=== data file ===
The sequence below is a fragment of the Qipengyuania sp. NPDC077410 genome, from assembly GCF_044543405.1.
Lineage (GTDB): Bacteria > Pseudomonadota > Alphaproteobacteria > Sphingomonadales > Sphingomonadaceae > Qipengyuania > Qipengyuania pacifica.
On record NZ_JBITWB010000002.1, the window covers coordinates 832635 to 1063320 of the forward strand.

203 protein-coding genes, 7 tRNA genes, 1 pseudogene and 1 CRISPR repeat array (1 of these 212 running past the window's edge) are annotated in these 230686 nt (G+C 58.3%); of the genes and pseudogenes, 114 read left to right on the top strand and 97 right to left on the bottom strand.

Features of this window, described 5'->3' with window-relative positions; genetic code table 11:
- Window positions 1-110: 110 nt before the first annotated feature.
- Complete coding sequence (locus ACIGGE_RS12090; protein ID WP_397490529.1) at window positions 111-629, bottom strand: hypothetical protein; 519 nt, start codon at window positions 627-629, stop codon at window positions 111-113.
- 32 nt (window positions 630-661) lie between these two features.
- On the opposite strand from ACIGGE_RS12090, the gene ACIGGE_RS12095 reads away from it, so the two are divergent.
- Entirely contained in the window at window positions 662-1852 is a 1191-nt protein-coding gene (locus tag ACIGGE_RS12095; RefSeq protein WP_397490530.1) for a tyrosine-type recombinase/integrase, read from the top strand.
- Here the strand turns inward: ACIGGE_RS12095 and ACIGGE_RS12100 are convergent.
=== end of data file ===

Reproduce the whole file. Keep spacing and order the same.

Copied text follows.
The sequence below is a fragment of the Qipengyuania sp. NPDC077410 genome, from assembly GCF_044543405.1.
Lineage (GTDB): Bacteria > Pseudomonadota > Alphaproteobacteria > Sphingomonadales > Sphingomonadaceae > Qipengyuania > Qipengyuania pacifica.
On record NZ_JBITWB010000002.1, the window covers coordinates 832635 to 1063320 of the forward strand.

203 protein-coding genes, 7 tRNA genes, 1 pseudogene and 1 CRISPR repeat array (1 of these 212 running past the window's edge) are annotated in these 230686 nt (G+C 58.3%); of the genes and pseudogenes, 114 read left to right on the top strand and 97 right to left on the bottom strand.

Features of this window, described 5'->3' with window-relative positions; genetic code table 11:
- Window positions 1-110: 110 nt before the first annotated feature.
- Complete coding sequence (locus ACIGGE_RS12090; protein ID WP_397490529.1) at window positions 111-629, bottom strand: hypothetical protein; 519 nt, start codon at window positions 627-629, stop codon at window positions 111-113.
- 32 nt (window positions 630-661) lie between these two features.
- On the opposite strand from ACIGGE_RS12090, the gene ACIGGE_RS12095 reads away from it, so the two are divergent.
- Entirely contained in the window at window positions 662-1852 is a 1191-nt protein-coding gene (locus tag ACIGGE_RS12095; RefSeq protein WP_397490530.1) for a tyrosine-type recombinase/integrase, read from the top strand.
- Here the strand turns inward: ACIGGE_RS12095 and ACIGGE_RS12100 are convergent.